Posted: 03.09.2020 12:43
E-learning: Teaching for Teachers
During the COVID-19 lockdown, the schools were closed in mid-March. Teachers, students and other stakeholders have found themself in limbo. You can not just switch off the education process, and you had to continue online. Still, the transfer from the classrooms to online platforms has caught us all unguarded.
The main problem lies in the fact that teachers-to-be are not trained at their universities in Bosnia and Herzegovina to perform online or hybrid schooling. The curriculum of the vast majority of them does not include topics such as e-learning, online curriculum content, validation of the e-learning and similar. In the first phase of transfer to online platforms, teachers coped by using different apps and communication platforms. Some schools have already been using media for education process management, even before lockdown. For those rare examples, the transfer to online schooling wasn’t an issue.
After the initial transfer, jet another problem occurred. There was no systematic switch to a specific platform, and the teachers were constrained to use multiple tools and apps for different students. Besides, some data shows that 10-15% of students don’t even have access to the internet or necessary equipment (laptop/phone/tablet). Those students couldn’t be a part of the education process at all.
We were sure about one thing: teachers had to put an extra effort to train themselves on how to use available platforms.
SPARK has suffered the same fate. The workshops were transferred online at Moodle platform, and Google Meet supported the process. Moodle wasn’t new to us as we use it for hybrid education approach (a combination of traditional and online schooling). At that time, we have also decided to go with a new online workshop for teachers and professors: E-learning – Teaching for Teachers. We’ve come to realize that the concept of e-learning will be misinterpreted. There was a danger that E-learning will be reduced to PDF or Word doc upload to some collaboration platform (Google Drive) or learning management system.
WhatsApp and Viber chat groups are also not E-learning. It is quite easy to understand the essence of the E-learning. In a nutshell, it’s a learning process performed using technology that enables access to curriculum outside the traditional classroom. In most cases, it refers to course, program or education level that is rolled out online.
The very first course for professors was titled E-learning: Teaching for Teachers. The takes from it were the definition of E-learning, description of the process and system, the configuration of the E-learning system, analysis and implementation of the E-learning system. In short, Teachers got familiar with the basis of E-learning theory, and with the activities and resources at Moodle through live work. Mr Slavomir Stankov, professor and experienced professional in the field of E-learning, together with Head of SPARK school, Matea Markić Vučić led the course.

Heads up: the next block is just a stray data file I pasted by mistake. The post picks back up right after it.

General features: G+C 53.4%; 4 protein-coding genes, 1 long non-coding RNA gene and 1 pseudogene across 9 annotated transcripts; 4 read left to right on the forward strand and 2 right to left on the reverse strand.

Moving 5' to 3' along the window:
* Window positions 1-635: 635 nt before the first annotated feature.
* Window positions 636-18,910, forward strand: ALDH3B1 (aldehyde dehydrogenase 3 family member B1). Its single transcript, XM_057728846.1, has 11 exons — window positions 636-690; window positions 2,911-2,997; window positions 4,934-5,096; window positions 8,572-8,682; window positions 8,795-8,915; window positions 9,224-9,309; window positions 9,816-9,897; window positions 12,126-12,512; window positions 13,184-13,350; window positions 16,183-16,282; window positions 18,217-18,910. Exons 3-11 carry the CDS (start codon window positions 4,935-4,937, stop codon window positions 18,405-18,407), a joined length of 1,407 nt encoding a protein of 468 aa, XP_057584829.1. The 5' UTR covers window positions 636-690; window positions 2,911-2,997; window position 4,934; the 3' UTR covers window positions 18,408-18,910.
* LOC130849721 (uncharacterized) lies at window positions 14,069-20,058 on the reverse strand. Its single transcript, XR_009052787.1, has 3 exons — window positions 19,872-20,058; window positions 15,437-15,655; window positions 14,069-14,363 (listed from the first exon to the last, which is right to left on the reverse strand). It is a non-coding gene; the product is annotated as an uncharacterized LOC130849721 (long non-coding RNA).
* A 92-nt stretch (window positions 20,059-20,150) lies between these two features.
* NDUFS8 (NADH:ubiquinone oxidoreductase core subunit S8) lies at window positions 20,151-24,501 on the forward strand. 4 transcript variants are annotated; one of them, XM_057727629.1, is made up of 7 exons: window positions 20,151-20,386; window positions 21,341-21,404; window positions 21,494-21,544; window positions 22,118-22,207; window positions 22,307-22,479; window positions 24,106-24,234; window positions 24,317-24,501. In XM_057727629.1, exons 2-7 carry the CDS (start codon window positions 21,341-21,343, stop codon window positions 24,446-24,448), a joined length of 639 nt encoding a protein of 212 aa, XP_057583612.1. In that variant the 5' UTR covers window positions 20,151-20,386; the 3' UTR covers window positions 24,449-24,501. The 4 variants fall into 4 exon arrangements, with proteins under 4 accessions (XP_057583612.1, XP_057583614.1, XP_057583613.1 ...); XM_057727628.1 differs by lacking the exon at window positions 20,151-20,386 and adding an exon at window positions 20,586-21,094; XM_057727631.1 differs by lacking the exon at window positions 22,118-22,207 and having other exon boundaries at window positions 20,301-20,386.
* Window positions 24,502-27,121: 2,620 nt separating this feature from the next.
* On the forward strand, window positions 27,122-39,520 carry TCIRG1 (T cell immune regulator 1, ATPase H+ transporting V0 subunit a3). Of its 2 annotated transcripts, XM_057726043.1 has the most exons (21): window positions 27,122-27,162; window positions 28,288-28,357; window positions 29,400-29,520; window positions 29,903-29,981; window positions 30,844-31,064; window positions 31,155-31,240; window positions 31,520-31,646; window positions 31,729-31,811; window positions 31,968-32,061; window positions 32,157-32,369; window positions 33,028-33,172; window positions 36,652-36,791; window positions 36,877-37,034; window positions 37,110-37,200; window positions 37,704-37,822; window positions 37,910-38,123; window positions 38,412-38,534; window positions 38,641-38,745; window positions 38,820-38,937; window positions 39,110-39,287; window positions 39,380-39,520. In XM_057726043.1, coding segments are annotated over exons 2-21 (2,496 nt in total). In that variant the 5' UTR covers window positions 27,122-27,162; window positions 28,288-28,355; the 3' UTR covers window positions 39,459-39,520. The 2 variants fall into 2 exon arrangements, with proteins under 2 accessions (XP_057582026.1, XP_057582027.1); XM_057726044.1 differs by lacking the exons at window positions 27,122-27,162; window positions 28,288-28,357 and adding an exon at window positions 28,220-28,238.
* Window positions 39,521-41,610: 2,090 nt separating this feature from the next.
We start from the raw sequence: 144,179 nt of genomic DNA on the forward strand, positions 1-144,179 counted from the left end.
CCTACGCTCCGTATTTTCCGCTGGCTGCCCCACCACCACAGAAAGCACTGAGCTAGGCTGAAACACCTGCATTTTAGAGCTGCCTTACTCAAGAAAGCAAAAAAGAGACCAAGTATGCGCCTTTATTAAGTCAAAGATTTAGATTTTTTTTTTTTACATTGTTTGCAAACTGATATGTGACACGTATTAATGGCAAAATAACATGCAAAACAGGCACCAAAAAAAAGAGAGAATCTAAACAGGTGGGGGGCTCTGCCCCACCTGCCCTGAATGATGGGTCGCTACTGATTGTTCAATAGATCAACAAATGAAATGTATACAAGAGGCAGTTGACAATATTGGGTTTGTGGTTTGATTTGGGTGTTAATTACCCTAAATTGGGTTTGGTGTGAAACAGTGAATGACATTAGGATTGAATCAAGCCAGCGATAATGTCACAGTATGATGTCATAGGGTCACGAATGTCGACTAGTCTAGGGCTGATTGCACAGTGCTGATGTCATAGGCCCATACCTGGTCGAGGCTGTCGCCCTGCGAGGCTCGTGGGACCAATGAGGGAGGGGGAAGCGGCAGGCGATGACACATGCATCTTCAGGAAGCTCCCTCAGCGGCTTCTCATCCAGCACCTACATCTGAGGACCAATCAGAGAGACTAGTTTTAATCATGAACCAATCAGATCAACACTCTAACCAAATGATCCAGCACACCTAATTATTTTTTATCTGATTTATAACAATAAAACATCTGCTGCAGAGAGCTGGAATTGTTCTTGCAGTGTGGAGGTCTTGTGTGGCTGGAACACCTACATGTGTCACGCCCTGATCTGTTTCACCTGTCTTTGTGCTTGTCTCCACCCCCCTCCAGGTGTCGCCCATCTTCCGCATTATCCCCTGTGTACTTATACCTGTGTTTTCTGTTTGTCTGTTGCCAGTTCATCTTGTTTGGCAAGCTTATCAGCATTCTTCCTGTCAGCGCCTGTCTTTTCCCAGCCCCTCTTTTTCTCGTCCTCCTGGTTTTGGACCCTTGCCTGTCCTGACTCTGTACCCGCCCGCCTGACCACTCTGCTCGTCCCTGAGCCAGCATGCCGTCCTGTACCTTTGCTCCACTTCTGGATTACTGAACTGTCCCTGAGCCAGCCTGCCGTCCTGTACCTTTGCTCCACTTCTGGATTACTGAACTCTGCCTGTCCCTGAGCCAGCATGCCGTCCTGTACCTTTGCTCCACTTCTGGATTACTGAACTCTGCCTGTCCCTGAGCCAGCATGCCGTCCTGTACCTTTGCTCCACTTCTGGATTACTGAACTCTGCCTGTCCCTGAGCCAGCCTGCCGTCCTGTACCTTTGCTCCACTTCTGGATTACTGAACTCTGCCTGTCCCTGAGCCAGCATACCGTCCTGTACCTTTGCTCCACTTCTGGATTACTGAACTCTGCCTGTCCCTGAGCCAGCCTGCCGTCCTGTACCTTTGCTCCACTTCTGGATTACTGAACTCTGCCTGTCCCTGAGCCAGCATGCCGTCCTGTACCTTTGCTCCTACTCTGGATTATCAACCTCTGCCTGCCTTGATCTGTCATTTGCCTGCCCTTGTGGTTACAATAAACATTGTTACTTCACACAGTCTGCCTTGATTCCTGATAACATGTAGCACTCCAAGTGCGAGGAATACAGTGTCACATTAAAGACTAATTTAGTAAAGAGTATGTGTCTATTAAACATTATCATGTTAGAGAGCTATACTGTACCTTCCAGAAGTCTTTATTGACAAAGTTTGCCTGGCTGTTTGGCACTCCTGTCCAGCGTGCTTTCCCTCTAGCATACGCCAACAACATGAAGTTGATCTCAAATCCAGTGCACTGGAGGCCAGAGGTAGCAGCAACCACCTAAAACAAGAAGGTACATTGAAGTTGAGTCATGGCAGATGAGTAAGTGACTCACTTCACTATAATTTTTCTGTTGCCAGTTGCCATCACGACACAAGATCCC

The first course lasted a month and a half. After that, teachers have continued with the second phase on July 20, 2020. Teachers have found this phase titled: “Instructional Design: Teaching for Teachers” to be more interesting. The course was based on practical task and prep work of actual curriculum. The participants have got the chance to create Moodle lessons, homework, use forum, prepare tests. They have also been introduced to Memory.com system. The very end of the course has included validation according to predefined criteria.
The next step for SPARK is to organize the course that will cover the validation of E-learning and learning analytics. This course will round out the topic.
SPARK wanted to offer quality theoretical underpinnings to teachers and professors, followed by practical work. Working principle and methodology acquired at the courses can be applied to education content modelling in general, no matter of platform.
A comment from one of the participant was: “I would like to commend the concept of both seminars. I find useful the initial presentation of the E-learning concept, as well as the understanding and the practical work we were engaged in. We even manage to cover the evaluation topic by analyzing the work of other participants. This approach we all should implement in our work with the students. I had doubts when it comes to the online learning process and its efficiency. You manage to prove me wrong.”
E-learning is the world for its own and unlimited space for research. It requires extra work and specific knowledge from teachers. Preparation of the online curriculum content has to be in line with the set standards and methodology to achieve intended learning outcomes.
The next cycle of our E-learning workshops is in preparation, and the teachers who want to be a part of this process are welcome to contact us.